Tag - Court
A lawyer for the Chinese company that won a court case against Apple over the trademark name "iPhone" has now admitted that the trademark it holds was bought from a Russian company in 2011 rather than registered by the firm itself, a fact that might help Apple ultimately prevail in its quest to re-secure the exclusive use the "iPhone" brand name in China. In the court case, Xinton Tiandi Technology asserted its right to use the word "IPHONE" in all caps for its line of leather products.
Apple is "disappointed" in a recent Beijing Higher People's Court ruling that allowed Xintong Tiandi Technology to use an all-caps "IPHONE" trademark on a line of leather goods, and will appeal the cas to the country's highest court. While the court's ruling only concerned the trademark with regards to "imitation leather, leather, wallets, purses, leather thread, leather passport wallets, leather key cases, leather straps and leather trimmings for furniture," the ruling has effectively weakened Apple's trademark on the term "iPhone" for any other use.
The FBI, in a new case involving a murder, has applied for a new warrant to renew expired ones in an effort to extract further data from a seized iPhone 5s running an unknown version of iOS which the agency believes has further information than it originally extracted with the help of its contractor Cellebrite. The latter company was able to obtain location data from the iPhone, according to the court filing, but failed to go further, which caused older warrants to expire. The FBI now seems to be planning to use its recently-obtained new tools and its own San Diego forensics facility to unlock additional location information.
Recently-revealed court documents show that -- in three similar court cases where the US government was attempting to decrypt seized iPhones by seeking to force Apple's compliance using the All Writs Act -- the score at present is win, lose, and draw. A court in Brooklyn flat-out rejected the US Department of Justice's appeal to force Apple to weaken its security, though the government is appealing the decision. In San Bernardino, the FBI won an initial order, but later retreated from the case; and it turns out that in the Boston gang-activity case, the judge did order Apple to assist the FBI -- but specifically excluded decrypting the suspect's iPhone contents, or developing a way to decrypt, from being part of the order.
Owing to the timing of the Apple Event later today and the encryption dispute hearing on Tuesday, Charles and Mike of The MacNN Podcast realized that most of the things they would say on Friday would be made irrelevant by today, so there won't be an episode this week. There will, however, still be an episode of the UK crew's One More Thing podcast, and that will be their chance to comment on the events of Monday, the court hearing, and much more.
Apple's three-year legal case over price-fixing of e-books has ended, with the US Supreme Court saying that it will not allow the company to appeal. The court will not listen to Apple's contention that a 2014 settlement requiring it to pay $450 million in costs and damages is wrong. That's the Supreme Court's right, and all legal cases have to end somewhere, even if more nebulous ones do seem to go on for a lot longer. Yet this isn't a nebulous case -- and the result, in my opinion, is wrong.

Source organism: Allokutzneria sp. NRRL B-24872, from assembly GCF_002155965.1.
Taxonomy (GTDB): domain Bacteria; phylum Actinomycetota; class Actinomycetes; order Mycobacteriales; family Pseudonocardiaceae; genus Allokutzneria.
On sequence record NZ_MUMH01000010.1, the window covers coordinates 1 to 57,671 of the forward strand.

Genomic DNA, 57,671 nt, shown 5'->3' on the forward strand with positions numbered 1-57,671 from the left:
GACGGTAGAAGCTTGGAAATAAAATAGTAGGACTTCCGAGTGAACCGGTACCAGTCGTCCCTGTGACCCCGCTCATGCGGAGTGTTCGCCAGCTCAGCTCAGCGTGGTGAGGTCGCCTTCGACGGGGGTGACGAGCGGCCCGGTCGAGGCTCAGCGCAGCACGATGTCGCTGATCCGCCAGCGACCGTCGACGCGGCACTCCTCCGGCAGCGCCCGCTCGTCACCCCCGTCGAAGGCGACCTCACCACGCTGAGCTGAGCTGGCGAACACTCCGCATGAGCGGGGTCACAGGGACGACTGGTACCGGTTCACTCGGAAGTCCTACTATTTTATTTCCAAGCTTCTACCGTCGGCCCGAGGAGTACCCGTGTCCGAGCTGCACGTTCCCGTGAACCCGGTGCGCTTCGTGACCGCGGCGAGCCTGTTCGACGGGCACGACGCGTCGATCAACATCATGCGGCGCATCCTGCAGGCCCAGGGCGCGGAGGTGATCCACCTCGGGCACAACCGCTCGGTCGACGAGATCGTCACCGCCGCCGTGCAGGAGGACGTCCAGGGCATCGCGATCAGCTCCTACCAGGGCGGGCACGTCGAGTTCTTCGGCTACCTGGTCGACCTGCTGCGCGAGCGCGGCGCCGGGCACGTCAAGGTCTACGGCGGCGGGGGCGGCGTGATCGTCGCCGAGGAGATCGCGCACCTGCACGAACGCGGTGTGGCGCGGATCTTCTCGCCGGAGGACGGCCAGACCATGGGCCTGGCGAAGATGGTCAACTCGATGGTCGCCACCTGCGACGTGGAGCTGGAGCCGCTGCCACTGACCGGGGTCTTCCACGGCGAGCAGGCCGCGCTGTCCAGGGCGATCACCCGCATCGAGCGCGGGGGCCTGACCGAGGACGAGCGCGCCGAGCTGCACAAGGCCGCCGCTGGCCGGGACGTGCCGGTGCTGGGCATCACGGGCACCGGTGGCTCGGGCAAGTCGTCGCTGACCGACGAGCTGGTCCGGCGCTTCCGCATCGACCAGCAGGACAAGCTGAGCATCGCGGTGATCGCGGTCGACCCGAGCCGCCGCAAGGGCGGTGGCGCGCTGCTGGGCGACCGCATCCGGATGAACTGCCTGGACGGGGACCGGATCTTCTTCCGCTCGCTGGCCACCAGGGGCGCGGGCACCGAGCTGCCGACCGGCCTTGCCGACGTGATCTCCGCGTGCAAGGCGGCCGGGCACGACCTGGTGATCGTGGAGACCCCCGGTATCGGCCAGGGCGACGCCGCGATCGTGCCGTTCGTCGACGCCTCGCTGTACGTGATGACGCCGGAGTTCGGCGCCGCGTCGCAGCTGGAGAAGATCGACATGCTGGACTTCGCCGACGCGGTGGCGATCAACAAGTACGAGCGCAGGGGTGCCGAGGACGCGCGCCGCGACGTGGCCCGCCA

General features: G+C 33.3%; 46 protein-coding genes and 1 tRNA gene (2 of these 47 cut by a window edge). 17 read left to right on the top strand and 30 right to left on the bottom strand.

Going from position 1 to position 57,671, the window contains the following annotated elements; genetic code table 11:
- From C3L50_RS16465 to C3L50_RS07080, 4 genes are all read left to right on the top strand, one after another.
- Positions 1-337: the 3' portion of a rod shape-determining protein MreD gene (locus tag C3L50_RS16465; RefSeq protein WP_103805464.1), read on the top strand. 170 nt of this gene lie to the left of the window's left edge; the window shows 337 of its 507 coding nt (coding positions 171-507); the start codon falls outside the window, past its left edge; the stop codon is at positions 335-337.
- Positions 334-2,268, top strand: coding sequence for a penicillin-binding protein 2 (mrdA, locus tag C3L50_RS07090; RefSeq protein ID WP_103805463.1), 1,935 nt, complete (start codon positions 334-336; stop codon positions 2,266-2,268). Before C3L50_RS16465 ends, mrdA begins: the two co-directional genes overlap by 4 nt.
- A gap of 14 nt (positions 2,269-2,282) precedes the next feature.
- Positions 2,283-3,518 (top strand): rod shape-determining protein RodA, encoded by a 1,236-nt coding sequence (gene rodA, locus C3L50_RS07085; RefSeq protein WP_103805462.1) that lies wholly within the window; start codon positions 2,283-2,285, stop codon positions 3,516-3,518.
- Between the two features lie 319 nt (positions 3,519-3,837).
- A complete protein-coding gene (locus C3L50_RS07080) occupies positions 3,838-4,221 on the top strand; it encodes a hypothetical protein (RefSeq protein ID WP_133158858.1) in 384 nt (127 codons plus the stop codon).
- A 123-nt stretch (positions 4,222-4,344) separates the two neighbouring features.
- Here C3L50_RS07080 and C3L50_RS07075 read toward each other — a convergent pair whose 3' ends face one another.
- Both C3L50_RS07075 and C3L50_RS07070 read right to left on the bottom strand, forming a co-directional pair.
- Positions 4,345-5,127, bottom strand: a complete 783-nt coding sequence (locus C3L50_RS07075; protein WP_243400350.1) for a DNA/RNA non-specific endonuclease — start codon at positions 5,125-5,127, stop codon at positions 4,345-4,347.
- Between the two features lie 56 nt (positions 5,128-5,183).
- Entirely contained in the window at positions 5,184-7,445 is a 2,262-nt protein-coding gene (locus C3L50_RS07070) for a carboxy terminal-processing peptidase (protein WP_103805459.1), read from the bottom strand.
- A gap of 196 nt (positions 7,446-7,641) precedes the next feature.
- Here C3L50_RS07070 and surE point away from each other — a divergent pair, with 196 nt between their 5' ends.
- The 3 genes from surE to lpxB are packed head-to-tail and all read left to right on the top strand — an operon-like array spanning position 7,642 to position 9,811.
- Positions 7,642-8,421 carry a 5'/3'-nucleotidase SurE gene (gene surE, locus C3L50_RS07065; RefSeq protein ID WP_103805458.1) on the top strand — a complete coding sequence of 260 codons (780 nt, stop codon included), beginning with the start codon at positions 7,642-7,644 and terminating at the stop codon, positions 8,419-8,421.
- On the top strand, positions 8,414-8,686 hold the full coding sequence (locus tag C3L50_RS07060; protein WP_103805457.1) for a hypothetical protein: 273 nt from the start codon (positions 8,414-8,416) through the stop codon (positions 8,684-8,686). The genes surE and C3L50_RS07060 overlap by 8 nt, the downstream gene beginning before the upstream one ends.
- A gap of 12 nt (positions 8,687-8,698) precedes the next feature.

In a very different case in which Apple was fighting a law-enforcement agency that was trying to compel it to weaken security on its iPhones, the US Department of Justice is asking a higher court to reconsider a ruling in a Brooklyn case involving a methamphetamine dealer (who has already admitted guilt) that the All Writs Act -- also the center of the skirmish between Apple and the FBI in a California case -- cannot be used to force a third-party to weaken security on its product.
In addition to a number of amicus curae ("friend of the court") briefs filed both opposing and supporting the FBI's attempt to force Apple to crack the security of its iPhone, the district attorney's office of the county in which a workplace massacre took place that initiated the current dispute has filed a claim with the court that the work-issued iPhone issued to gunman and former employee Syed Farook may "contain evidence that can only be found on the seized phone that it was used as a weapon to introduce a lying dormant cyber pathogen that endangers San Bernardino's infrastructure."
Shortly after winning a sales injunction against old but infringing Samsung devices in the second patent trial, Apple has suffered a reversal of the verdict from an appeal by Samsung. The US Court of Appeals in Washington on Friday overturned the jury verdict in the second patent trial, which awarded Apple a largely-symbolic $120 million award after finding that Samsung had infringed on three Apple patents. In the appeal, the court found no infringement in one case, that two other Apple patents were invalid, and that Apple was liable for infringing a single Samsung patent.